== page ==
Alabama House Democrats are giving their evaluation on the good, bad and ugly of the 2022 regular session.

The Alabama Legislature ended on Thursday evening with only minutes left before midnight.

The three-month affair had a tremendous amount of legislation coming through, much of which was passed despite House and Senate Democrat objections.

State Rep. Chris England (D- Tuscaloosa) gave his assessment of the session at an Alabama House Democratic Caucus meeting.

“As I reflect on all the events from the past legislative session, it reminds me of the old western movie, 'The Good, the Bad, and the Ugly,'” England said.

“… We saw some historic things happen, but we also saw our opposition pass legislation that did things like suppress voting and many other things that are quite ugly.”

England praised two bills that are awaiting the governor’s signature, which made up the “good’ in England’s opinion.

Legislation put forward by State Rep. Juandalynn Givan (D-Birmingham), which came in response to the alleged police misconduct in Brookside, was first on England’s list.

According to Givan, the Brookside Police Department (BPD) has been accused of setting up speed traps, over-policing, malpractice, corruption, fabricating charges, harassment, and illegally changing jurisdictional signage to increase ticketing capabilities. In February, over 150 people showed up to a public town hall hosted by Givan to detail their experiences with the BPD.

Givan’s bill makes it illegal to alter jurisdictional boundaries knowingly. The penalty for violating the law would be a class A misdemeanor.

“One thing that we did accomplish this session with our House Democratic Caucus is create some police accountability,” England said. "I believe we all saw the story of Brookside and the policing for profit that got out of control and victimized many innocent citizens. And I’m proud to say that our caucus, led by Rep. Juandalynn Givan, took the lead on that issue, brought more light to it, and helped pass legislation that we would hope stops this policing for profit in the future.”

England also praised House Bill 230 by State Rep. Rolanda Hollis (D-Birmingham), which created restrictions for shackling pregnant or postpartum inmates in jail or prisons. 

“Passing this legislation is a humane and good thing, and it should have happened a long time ago,” England said

The “bad,” as defined by England, came in from the Republicans’ supposed unwillingness to engage in criminal justice reform.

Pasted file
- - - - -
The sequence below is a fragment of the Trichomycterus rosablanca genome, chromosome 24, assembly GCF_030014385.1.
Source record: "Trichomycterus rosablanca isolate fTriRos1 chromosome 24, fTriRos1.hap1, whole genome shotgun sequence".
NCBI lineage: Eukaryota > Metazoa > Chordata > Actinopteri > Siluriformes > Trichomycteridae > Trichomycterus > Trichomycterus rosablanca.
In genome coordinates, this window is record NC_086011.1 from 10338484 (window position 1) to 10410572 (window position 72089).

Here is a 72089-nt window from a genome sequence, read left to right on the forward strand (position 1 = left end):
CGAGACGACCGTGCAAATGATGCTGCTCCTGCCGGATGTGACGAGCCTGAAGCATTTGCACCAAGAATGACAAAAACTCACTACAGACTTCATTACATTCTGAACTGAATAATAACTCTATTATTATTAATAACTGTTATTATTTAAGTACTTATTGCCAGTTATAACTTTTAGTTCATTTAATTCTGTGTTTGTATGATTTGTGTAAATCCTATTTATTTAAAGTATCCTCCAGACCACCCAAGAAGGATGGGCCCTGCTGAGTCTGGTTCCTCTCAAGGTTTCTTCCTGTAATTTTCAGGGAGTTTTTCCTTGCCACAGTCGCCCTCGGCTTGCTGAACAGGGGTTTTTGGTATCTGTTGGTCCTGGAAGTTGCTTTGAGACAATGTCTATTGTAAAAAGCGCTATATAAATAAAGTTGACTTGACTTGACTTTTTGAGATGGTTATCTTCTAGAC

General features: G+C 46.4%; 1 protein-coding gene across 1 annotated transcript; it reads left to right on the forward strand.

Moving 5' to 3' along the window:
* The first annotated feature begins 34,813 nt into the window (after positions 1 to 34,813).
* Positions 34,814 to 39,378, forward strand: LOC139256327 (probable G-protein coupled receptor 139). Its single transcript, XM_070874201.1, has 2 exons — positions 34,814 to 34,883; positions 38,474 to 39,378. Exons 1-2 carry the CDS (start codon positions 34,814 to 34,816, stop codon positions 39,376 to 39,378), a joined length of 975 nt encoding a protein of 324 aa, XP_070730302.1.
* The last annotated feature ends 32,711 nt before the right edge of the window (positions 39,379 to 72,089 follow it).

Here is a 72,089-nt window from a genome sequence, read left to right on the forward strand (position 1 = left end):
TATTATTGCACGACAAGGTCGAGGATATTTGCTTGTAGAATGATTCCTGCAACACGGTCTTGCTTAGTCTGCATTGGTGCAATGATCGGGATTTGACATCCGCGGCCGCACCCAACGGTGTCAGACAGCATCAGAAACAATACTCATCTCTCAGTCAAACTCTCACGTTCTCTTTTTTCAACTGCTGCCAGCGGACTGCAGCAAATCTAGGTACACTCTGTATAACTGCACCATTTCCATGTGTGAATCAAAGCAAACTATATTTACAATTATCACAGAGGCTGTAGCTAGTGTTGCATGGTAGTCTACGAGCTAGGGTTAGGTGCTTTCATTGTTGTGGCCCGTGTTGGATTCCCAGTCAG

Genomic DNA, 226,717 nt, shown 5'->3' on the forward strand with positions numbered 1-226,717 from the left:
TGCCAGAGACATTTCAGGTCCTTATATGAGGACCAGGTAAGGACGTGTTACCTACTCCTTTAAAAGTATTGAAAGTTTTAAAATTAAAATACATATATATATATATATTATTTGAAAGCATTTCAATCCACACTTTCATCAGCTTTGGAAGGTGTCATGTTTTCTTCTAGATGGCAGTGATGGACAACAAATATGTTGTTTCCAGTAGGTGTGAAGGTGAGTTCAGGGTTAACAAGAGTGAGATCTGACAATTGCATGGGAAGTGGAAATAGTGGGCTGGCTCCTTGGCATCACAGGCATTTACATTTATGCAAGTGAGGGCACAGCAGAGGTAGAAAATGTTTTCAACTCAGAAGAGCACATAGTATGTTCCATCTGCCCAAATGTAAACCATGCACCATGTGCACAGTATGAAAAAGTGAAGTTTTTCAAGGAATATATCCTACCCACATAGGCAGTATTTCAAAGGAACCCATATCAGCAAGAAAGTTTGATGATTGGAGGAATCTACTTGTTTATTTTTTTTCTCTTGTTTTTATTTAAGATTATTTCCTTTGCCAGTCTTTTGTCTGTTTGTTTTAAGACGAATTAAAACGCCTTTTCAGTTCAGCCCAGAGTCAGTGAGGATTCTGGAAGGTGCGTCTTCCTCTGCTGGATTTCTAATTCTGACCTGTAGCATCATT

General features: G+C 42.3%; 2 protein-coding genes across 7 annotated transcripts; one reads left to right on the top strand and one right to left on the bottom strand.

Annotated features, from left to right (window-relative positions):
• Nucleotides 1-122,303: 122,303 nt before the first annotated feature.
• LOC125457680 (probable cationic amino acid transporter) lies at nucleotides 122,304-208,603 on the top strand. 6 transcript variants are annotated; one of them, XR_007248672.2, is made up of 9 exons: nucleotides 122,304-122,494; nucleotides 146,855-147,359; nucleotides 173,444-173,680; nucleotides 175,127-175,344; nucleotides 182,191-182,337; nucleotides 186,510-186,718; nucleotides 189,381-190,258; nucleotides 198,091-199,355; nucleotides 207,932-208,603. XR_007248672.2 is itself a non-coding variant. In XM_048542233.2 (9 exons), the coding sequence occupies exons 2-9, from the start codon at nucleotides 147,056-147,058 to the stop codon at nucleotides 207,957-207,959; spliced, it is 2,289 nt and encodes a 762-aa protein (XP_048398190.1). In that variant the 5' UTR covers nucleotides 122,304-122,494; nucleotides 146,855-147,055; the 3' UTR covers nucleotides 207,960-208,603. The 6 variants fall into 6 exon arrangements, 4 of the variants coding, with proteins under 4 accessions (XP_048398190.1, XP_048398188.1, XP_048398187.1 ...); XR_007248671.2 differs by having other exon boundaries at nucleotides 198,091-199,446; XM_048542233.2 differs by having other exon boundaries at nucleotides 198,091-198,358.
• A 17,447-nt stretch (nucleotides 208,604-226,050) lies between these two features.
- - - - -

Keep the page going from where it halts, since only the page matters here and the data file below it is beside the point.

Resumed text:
“To me, the bad part is that the [Republican] supermajority decided to spend $400 million on prisons using federal COVID relief funds,” England said. “They have since held up and stymied any serious efforts to reform our broken criminal justice system.

“I sponsored House Bill 57, which would have established new accountability for the pardons and parole process. But, inexplicably, our colleagues across the aisle felt it was much more important to allow people who had been previously denied a gun permit the ability to carry concealed weapons.”

The permitless carry legislation referenced by England was House Bill 272 (HB272) by Rep. Shane Stringer (R–Mobile). The bill removed the requirement for Alabamians to acquire a permit to carry a concealed pistol on their person or in their vehicle. The bill does not change who may own a weapon. The current legal prohibitions on gun ownership are still in place.

The “ugly,” as defined by England, came in the legislation that addressed sex-changing hormones and surgeries on minors and legislation that would make it easier to arrest and charge people suspected of potentially inciting a riot.

“The ugly popped up in all sorts of bills,” England said, “like the ones that blatantly discriminate against transgender youth or finding new creative ways to arrest and jail peaceful protestors based on conjecture.”

England referenced two bills dealing with transgender rights and practices subsequently signed into law by Gov. Kay Ivey.

HB322 by State Rep. Scott Stadthagen (R–Hartselle) will make schools compel people to use the restrooms and changing rooms that align with their biological sex.

Senate Bill 184, sponsored by State Sen. Shay Shelnutt (R-Trussville), will criminalize a doctor who prescribes a puberty blocker or hormone treatment to a person under the age of 19. Any doctor who violates the law could be charged with a Class C felony.

House Bill 2 (HB2), sponsored by Rep. Allen Treadaway (R-Morris), has been one of the most controversial bills of the legislative session.

The bill defines a riot as “the assemblage of five or more persons in conduct which creates an immediate danger of property or injury to persons".

Many criticized the bill for its ambiguous use of language, including the possibility that being charged with riot no longer requires that the assemblage be violent, but includes any gathering of five or more people that could potentially become violent.

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